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Russia Delays Indian Carrier Again

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The Russian navy was in parlous straits during the 1990s and the early 2000s. Suffering a series of spectacular disasters including, the sinking of the Kursk submarine with the loss of all hands. Operational hardships were occurred with a background of budgetary scarcity and decay. Since then Russia’s navy has been slowly getting back on its feet with a steady increase in naval activity and an increasingly visible presence in the world’s oceans. But while training and combat readiness have generally improved, Russia’s shipbuilding industry has decayed badly; perhaps past the point of no return.

INS Vikramaditya in June. Sevmash Photo

INS Vikramaditya in June. Sevmash Photo

The Russians recently unveiled a number of impressive sounding naval re-armament plans as part of the their general push to re-equip their armed forces with modern equipment. Announcing a plan is easy. Constructing modern warships is hard. While the Russians have been very good on the planning side of the ledger, they’ve been bad in the construction side. We can get a clear picture of the still-decrepit and chaotic state of the Russian shipbuilding industry by looking at refurbishment work they’re doing for the Indian navy. The carrier Baku was re-christened by the Russians as the Admiral Gorshkov and later sold to the Indian navy and renamed the Vikramaditya. Since the ship has gone through so many name changes, we’ll stick with calling it Vikramaditya for clarity’s sake.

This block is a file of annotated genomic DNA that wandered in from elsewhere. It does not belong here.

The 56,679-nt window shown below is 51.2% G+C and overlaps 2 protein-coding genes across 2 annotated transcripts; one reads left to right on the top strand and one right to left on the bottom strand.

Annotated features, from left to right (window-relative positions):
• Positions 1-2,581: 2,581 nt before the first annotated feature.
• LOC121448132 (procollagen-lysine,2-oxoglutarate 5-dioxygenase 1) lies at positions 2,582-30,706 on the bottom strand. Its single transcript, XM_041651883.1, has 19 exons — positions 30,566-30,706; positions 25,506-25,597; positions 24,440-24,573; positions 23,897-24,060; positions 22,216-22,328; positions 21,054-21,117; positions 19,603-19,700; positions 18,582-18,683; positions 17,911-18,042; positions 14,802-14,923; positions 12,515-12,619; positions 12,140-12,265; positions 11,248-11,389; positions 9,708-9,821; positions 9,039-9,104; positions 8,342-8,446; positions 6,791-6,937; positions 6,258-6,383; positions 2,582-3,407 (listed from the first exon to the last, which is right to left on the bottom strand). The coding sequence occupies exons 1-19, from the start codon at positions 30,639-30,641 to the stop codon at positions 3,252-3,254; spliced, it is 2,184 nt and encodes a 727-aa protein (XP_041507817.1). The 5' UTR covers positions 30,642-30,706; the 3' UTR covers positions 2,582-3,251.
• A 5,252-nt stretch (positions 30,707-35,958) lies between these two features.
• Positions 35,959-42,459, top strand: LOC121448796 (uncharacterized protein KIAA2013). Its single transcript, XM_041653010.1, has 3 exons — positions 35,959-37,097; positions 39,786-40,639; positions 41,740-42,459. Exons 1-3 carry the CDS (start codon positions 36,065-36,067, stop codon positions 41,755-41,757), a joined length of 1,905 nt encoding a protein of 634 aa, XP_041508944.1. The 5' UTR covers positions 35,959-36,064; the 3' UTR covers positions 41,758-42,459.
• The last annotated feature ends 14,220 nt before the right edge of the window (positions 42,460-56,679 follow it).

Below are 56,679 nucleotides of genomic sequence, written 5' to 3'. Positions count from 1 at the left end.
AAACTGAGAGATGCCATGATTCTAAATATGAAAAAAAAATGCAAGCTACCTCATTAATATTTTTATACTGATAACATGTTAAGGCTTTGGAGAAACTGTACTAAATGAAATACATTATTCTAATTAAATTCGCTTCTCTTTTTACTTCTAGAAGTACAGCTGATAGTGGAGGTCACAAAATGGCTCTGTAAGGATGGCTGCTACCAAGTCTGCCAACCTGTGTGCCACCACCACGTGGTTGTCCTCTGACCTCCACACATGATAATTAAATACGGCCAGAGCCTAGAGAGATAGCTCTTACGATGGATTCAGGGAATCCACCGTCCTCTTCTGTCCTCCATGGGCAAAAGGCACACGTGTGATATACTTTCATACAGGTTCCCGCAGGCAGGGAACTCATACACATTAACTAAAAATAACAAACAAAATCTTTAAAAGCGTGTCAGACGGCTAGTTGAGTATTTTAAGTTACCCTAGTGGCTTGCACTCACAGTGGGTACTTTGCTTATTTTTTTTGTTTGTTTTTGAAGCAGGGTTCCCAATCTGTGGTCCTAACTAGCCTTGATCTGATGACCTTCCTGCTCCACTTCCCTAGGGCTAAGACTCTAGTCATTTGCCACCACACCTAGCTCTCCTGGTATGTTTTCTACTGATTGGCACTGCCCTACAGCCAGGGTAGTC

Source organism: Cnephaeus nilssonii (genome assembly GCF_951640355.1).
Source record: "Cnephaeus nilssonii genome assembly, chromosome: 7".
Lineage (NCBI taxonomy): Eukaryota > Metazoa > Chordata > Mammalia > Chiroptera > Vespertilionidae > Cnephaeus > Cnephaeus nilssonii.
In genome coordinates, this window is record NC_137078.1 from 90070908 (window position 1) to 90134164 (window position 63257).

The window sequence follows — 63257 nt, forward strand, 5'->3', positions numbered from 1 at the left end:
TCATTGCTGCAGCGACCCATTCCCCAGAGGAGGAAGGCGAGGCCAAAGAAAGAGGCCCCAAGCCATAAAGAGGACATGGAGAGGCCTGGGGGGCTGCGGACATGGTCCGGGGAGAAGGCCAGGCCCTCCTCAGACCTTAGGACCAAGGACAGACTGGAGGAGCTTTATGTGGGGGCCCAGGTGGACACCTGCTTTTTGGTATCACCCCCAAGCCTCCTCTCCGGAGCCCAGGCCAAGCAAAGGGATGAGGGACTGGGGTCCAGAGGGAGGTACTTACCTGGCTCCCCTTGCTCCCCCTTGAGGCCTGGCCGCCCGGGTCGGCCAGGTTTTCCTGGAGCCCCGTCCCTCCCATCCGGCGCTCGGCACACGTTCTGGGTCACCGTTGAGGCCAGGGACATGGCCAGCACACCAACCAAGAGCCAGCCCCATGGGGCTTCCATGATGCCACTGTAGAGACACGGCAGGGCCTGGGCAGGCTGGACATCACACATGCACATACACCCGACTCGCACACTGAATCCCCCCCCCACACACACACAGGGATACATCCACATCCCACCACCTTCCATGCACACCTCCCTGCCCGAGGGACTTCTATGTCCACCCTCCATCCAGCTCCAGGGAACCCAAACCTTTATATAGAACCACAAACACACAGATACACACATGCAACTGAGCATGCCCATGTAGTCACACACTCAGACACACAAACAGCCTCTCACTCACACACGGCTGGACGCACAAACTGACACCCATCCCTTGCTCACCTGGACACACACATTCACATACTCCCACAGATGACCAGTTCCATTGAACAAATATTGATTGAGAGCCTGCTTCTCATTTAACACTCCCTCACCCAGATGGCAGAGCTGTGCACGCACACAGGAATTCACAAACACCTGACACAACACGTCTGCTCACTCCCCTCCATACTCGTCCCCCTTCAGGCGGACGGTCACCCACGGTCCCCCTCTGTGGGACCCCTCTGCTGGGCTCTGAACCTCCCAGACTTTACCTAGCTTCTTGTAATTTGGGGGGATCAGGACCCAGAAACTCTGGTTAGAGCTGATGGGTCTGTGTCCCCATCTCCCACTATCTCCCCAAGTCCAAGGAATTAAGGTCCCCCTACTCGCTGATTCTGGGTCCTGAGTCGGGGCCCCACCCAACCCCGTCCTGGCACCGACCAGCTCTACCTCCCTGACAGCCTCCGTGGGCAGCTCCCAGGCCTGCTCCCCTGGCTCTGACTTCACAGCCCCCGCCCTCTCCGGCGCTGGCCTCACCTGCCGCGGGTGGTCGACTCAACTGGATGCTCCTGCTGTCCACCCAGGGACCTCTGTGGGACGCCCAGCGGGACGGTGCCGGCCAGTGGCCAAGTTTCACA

Until recently Sevmash, the shipyard where the Vikramaditya is being renovated, maintained that the ship would be delivered to the Indians in accordance with the last agreed-upon schedule: in early December. However, additional problems with the ship’s boilers that came to light during sea trials have pushed the delivery date back by at least six months and, according to Russian state and private media, by at least a year.

The Vikramaditya, a heavily modified Kiev class, was built between 1978 and 1982 and served with the Soviet and then Russian navies. It was originally designed as a heavy aircraft-carrying cruiser, a distinctively Soviet class of warship more akin to a floating tank than a Nimitz-class aircraft carrier. The Vikramaditya’s original configuration boasted armament beyond what Americans would normally associate with a cruiser, let alone an aircraft carrier. Vikramaditya carried six pairs of Sandbox cruise missile launchers (heavy Slava-class cruisers typically carried 8), 24 Gauntlet surface-to-air missiles (SAM) launchers, two 100-mm cannons, 10 torpedo launchers, several anti-submarine rocket launchers and eight AK-630 close-in weapons systems roughly equivalent to the American-made Phalanx. In addition to that array of anti-air and anti-ship weapons, Vikramaditya also carried a compliment of aircraft including 14 Yak fighters, six Yak bombers and 16 helicopters capable of performing an range of reconnaissance, anti-submarine and anti-ship functions.